And it Makes Hippies really mad. Or… Facing God.

•February 5, 2008 • Leave a Comment

Conversi ad Dominum

This call by Saint Augustine, Turn to the Lord ! is the “battle cry” of a growing movement to restore the facing towards East / toward the Lord, ie facing in the same direction as the congregation, at least as far as the Liturgy of the Eucharist (speaking of the Novus Ordo) is concerned. Pope Benedict XVI. is the most popular exponent of this great movement. He wrote the introduction to the seminally important book Turning Towards the Lord by Father Uwe Lang of the London Oratory. Next to its link, some more great books. Turns out Father Lang is a regular Closed Cafeteria reader – he admitted to it in a very nice email 🙂

And also The Heresy of Formlessness (Ignatius)

In addition to the high quality of the people in favor of what is generally referred to as AD ORIENTEM, there is the fact that “Call to Action” types usually loathe it. While turning towards East is desirable, it’s often not possible. However, turning together towards the Lord is the essential element. This mainly applies to the liturgy of the Eucharist, so scared parishioners would still have the priest face them for quite a bit! 😛

I’ll write about the historical background of this another time, for this post the focus will be on theological arguments.

First, an excerpt from Pope Benedict’s foreword to Father Lang’s Turning Towards the Lord

To the ordinary churchgoer, the two most obvious effects of the liturgical reform of the Second Vatican Council seem to be the disappearance of Latin and the turning of the altars towards the people. Those who read the relevant texts will be astonished to learn that neither is in fact found in the decrees of the Council.

It is true that later GIRMs expressed that facing the people was “desirable” but it has never been made mandatory, according to Pope Benedict. In addition, by now it is painfully obvious that the “spirit of those liturgists” has failed. A reform is clearly necessary. Some say that in olden days the focus was wholly on the sacrificial character of the Mass. Well, be that as it may, to me it seems far more fatal that today, especially among the “spirit of Vatican II” crowd, the meal character is by far the most emphasized aspect.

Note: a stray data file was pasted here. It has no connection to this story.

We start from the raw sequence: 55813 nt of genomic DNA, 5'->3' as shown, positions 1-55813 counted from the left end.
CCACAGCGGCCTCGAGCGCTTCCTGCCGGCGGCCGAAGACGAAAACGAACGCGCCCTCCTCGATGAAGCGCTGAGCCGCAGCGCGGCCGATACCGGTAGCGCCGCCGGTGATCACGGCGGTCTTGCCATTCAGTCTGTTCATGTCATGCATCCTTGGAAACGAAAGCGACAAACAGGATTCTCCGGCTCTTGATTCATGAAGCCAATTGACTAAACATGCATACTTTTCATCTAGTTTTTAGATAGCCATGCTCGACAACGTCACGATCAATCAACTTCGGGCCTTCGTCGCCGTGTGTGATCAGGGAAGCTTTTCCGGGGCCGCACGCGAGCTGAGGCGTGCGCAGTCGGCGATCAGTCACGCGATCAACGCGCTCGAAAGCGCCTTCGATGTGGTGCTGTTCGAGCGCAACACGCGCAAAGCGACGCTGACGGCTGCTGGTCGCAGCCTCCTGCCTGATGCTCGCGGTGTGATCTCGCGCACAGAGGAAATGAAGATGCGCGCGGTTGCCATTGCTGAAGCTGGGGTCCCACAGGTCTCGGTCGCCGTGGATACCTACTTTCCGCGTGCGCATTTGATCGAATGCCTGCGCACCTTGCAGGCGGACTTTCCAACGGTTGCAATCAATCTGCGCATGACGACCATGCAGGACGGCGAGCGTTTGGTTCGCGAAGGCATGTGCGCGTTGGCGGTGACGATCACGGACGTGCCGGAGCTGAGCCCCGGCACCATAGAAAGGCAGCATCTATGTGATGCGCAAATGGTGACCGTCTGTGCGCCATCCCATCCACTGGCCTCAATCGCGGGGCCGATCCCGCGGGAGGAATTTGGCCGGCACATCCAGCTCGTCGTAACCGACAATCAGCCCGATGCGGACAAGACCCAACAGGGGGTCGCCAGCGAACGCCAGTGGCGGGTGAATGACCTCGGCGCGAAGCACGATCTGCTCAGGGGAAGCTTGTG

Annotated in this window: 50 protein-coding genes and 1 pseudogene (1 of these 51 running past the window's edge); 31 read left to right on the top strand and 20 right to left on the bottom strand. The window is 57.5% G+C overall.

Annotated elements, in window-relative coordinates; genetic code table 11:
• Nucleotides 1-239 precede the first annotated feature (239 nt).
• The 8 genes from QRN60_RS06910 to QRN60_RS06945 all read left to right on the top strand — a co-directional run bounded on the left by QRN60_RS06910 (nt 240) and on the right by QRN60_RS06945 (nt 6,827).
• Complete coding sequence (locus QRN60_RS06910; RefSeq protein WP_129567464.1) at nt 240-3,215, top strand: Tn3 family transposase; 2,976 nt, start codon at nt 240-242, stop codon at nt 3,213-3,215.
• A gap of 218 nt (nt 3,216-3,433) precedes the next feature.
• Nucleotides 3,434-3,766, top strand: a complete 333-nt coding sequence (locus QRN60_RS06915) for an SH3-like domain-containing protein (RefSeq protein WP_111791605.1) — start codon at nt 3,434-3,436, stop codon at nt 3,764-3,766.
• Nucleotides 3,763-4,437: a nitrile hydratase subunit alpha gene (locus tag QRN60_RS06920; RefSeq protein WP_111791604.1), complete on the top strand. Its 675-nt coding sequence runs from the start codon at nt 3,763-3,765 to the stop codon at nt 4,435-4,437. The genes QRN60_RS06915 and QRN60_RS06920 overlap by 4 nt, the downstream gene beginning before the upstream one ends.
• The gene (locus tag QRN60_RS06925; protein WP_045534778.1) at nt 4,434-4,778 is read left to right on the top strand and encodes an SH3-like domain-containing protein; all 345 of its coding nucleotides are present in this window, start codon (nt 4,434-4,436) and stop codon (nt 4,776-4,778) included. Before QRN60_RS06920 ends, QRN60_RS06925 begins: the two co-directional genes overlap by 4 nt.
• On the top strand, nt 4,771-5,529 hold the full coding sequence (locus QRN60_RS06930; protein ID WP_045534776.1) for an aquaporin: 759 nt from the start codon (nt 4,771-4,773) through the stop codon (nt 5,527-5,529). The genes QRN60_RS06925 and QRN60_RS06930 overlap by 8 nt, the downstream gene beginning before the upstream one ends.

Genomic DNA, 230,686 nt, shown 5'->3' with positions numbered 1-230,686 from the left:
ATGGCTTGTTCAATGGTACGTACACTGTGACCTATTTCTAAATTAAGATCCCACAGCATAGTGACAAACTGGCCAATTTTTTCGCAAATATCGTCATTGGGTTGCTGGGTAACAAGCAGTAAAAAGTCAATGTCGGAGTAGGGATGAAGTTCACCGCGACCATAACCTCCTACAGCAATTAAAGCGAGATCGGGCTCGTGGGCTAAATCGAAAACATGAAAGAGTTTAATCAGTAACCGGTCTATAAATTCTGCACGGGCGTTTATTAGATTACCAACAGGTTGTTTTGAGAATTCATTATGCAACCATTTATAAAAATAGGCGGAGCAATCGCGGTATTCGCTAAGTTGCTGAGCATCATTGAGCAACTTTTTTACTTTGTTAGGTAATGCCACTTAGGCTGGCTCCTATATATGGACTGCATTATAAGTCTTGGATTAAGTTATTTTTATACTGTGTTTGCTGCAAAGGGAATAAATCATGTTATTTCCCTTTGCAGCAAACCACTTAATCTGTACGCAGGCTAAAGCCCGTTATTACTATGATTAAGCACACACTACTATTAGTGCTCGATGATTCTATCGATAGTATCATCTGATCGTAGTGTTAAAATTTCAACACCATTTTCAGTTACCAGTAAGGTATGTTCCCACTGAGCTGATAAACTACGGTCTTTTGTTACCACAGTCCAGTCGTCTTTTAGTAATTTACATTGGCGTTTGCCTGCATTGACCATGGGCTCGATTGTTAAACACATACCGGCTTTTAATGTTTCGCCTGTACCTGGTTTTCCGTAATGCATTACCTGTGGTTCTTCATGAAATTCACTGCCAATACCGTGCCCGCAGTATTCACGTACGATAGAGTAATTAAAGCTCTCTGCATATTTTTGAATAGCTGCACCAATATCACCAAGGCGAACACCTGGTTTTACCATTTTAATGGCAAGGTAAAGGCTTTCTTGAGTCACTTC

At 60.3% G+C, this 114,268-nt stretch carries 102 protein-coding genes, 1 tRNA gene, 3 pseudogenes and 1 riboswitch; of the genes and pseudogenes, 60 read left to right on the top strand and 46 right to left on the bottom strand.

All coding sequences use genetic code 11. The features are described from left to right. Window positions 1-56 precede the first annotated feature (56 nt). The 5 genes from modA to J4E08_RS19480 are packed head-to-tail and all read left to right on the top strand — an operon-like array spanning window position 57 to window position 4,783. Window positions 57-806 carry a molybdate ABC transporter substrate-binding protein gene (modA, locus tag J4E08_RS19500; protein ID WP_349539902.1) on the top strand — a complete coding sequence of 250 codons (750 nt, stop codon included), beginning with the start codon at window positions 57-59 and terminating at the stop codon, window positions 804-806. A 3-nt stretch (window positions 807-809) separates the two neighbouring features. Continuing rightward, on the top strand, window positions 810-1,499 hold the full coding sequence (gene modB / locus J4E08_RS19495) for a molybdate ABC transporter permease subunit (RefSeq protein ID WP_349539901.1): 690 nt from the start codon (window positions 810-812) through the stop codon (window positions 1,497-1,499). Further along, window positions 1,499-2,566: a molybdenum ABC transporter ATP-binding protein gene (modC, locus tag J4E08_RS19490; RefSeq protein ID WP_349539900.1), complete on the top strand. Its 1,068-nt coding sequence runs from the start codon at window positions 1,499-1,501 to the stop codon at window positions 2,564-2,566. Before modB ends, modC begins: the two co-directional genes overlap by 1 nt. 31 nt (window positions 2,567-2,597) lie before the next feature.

Now for some fascinating, highly instructive quotes that Father Lang cites in his truly convincing book:

The direction of prayer should point towards the transcendent addressee of prayer. Hence the question of the focal point of the presidential prayer needs to be considered seriously…If the common direction of presider and congregation, in turning at prayer towards Christ, who has been exalted and is to come again, disappeared completely, it would be a regrettable spiritual loss.
– Andreas Heinz –

Father Lang himself writes

The constant face-to-face position of priest and people expresses a symbolism of its own and suggests a closed circle. The ideal of the Christian Church is not a circular building with altar, ambo, and sedilia in the centre. It is not mere accident that samples of this type are hardly found before the second half of the twentieth century; the celebratio versus populum tends to diminish the transcendent dimension of the Eucharist to such an extent that it generates the notion of a closed society. The communal character of the liturgy is no doubt important, but it is only one aspect of the liturgy.

The danger is that the congregation can become complacent and entertain a misconceived autonomy, thus disconnecting itself from the other assemblies of the faithful and from the invisible assembly of the saints in heaven, so that the community would just be in dialogue with itself. This betrays not only a deficient ecclesiology but also an erroneous concept of God. Half a century ago, Henri de Lubac warned Christians to be on guard “against the present tendency to absorb God into the human community.” Today, we are threatened by what Aidan Nichols calls ‘cultic immanentism’, ‘the danger of a congregation’s covert self-reference in a horizontal, humanistic world.”

As a glimpse on the historical treatise of this subject, here Pope Benedict in Spirit of the Liturgy

In no meal of the early Christian era did the president of the banqueting assembly every face the other participants. They were all sitting, or reclining, on the convex side of a C-shaped table, or of a table having approximately the shape of a horse shoe. The other side was always left empty for the service. Nowhere in Christian antiquity could have arisen the idea of having to ‘face the people’ to preside at a meal